Medieval Braunschweig had a unique structure. It consisted of five separate cities: Altstadt, Neustadt, Hagen, Altewiek, Sack. Each of them had its own constitution, its own mayor and council, a city hall, market square and, except one, its own parish church. The castle in the centre, however, belonged to the Dukes of Braunschweig.
All five cities were surrounded by a common fortification. In the run of the centuries the five formed a common council which acted in affairs that concerned the whole city. The five parts still kept their separate administrations till 1671.
Market square: Altstadtmarkt
Parish churches: St Martini, St Petri, (northern part), St Michaelis (Western part)
City Hall: Altstadtrathaus (Altstadtmarkt) - medieval building still existent
Market square: Wollmarkt
Parish church: St Andreas
City Hall: Neustadtrathaus (corner Küchenstraße/Höhe/Hagenbrücke) - late 18th century building restored after WWII
Market square: Hagenmarkt
Parish church: St Katharinen
City Hall: gone (turned into an opera house in 1690, demolished in 1864)
Market square: Ägidienmarkt
Parish church: St Magni
City Hall: gone (demolished in 1752)
Market square: Sack
Parish church: - (St Ulrici in Altstadt)
City Hall: gone (demolished in 1739)
Half-timbered houses (Fachwerkhäuser) are the characteristic architecture in and around the low mountain ranges of central Germany. A timber framework is filled with wattle and daub.
The whole old town of Braunschweig consisted of half-timbered houses before the war, it must have been beautiful. Allied air raids and the fire storm of October 1944 reduced 90% of the old town to ash and rubble. Some houses were rebuilt, the majority is lost.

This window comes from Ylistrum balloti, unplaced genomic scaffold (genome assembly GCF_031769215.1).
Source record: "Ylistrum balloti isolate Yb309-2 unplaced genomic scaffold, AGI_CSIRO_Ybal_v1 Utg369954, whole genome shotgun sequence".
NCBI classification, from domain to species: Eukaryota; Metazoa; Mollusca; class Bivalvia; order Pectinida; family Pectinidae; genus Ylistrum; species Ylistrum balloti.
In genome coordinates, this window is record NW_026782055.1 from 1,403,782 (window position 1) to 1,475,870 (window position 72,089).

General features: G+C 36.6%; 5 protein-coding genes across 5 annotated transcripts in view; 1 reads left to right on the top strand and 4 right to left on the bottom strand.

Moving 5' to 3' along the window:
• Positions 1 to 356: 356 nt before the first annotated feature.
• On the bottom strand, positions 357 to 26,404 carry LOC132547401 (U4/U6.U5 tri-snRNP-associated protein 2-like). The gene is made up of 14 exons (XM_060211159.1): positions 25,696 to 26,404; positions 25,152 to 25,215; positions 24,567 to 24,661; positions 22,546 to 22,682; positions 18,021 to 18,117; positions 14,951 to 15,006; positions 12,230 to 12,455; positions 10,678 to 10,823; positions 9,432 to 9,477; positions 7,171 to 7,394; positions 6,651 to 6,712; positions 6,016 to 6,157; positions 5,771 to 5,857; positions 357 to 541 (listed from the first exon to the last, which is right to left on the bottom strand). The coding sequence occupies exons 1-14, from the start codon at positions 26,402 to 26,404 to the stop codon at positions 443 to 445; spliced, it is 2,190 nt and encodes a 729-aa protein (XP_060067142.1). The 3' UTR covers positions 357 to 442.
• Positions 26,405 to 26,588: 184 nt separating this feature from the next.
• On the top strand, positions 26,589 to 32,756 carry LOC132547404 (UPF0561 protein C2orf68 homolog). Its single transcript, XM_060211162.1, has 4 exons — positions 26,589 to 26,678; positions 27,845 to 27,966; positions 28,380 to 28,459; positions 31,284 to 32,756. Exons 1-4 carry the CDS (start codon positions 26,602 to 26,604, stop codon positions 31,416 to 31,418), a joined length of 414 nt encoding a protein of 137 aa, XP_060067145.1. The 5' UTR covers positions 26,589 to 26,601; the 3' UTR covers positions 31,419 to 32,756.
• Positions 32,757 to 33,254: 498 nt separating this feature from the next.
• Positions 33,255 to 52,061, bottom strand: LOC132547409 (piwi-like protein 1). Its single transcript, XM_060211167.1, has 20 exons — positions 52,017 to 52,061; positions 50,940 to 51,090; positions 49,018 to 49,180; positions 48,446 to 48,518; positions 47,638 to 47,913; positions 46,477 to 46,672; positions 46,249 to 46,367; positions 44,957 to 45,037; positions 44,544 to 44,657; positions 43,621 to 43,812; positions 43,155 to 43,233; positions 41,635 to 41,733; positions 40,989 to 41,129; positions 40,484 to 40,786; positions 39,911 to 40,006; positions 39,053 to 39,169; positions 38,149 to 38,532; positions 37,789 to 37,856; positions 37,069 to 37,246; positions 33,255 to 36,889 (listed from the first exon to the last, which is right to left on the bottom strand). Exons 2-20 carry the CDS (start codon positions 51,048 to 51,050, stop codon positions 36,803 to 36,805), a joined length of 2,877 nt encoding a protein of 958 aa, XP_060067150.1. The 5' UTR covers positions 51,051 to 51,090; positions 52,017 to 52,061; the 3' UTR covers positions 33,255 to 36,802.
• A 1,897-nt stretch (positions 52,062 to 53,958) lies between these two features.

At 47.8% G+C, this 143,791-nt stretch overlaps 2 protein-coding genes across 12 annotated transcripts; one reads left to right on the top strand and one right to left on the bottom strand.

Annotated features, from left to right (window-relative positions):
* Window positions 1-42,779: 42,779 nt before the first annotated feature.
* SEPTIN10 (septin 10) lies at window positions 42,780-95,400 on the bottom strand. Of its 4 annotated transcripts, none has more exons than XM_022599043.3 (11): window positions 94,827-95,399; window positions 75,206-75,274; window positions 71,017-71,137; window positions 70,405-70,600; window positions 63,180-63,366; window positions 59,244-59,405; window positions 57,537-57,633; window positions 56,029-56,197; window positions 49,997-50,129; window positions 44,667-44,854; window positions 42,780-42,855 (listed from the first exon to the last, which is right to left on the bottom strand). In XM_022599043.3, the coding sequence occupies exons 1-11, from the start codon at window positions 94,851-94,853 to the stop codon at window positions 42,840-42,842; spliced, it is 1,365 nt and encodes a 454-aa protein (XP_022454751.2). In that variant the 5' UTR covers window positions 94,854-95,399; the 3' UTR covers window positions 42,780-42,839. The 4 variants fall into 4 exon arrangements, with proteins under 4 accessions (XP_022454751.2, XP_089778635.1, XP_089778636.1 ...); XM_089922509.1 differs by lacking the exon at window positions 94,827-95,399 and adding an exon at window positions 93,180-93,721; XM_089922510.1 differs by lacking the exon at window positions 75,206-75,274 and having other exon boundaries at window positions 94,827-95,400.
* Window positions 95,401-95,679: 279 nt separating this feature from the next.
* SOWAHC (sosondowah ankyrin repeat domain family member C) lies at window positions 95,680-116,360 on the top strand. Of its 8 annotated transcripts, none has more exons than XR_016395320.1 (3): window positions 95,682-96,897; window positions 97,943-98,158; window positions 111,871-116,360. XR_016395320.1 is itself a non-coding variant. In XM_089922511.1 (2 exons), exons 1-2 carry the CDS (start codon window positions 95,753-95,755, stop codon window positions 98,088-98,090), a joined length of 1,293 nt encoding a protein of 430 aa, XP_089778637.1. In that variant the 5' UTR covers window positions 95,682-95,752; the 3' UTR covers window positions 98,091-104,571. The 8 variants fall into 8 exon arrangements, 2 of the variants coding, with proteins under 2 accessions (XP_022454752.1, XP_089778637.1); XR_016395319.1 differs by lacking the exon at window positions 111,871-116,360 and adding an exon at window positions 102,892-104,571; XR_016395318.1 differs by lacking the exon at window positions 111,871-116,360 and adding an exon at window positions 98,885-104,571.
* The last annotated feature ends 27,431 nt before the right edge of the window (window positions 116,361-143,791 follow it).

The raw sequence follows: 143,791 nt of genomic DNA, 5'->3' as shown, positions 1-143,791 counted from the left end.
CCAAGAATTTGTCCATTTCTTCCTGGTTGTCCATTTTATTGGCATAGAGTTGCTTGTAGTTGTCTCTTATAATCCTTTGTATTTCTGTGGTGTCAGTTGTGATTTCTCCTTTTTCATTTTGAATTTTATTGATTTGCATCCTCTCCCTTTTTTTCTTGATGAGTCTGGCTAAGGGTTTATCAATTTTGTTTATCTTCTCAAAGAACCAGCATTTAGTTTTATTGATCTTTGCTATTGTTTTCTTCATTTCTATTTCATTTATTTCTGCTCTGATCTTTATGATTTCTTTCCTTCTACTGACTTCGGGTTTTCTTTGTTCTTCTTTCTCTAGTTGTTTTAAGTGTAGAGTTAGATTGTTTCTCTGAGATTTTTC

The houses in photo 1 show the regional style that is common in the southern part of Lowert Saxony. The projecting upper storeys are common because of both static advantages and to save tax - the house tax was assessed according to the size of the ground floor. If you see a house with a flat facade like in photo 2, you can be sure it was built no earlier than the late 18th, probably in the 19th century.
The friezes on the horizontal timbers are decorated with traditional patterns: stepped (photo 3), fan (photo 4), or chain (photo 5).
Fondest memory: In Braunschweig, significant amounts of half-timbered houses can be found in the Magni quarter, around St Ägidien church, in the Michaelis quarter and around Petersstraße/Steinstraße/Eiermarkt.
Burgplatz is a wonderful initiation to Braunschweig. Not only is the square beautiful but it is also located in the centre of town and is therefore an excellent starting point for any sightseeing.
The Landesmuseum and the Braunschweig Dom are also located within the square and the lovely Rathaus is only seconds away.
Fondest memory: I love Braunschweig's botanical gardens and relaxing there with a novel, particularly in summer where there is plenty of shade and grass areas. It is only a 10 minute walk from the very centre of Braunschweig and many an hour can be easily idled away here.
It took me a while to visit Braunschweig considering I used to live so close to here. I was here when I was a little kid and came back for parties etc but I only managed to do some serious sightseeing in May 2003.
I don't know why I never came here when I was still living in Hannover, it's a lovely little city with a lot of historic buildungs and decent shopping as well so it seems.
And I should have definitely come here for the wonderful Rizzi house as Rizzi is one of my favourite artists.
Favorite thing: The city centre of Braunschweig (=Brunswick) has got a flair of a nice old town in the 17th century.
In Braunschweig, I never forget the fish restaurant downtown .... I recommend Grün Herlinge with red wine.
If you need some informations about Braunschweig please visit this webside:
You find a lot of lovely buildings here!!!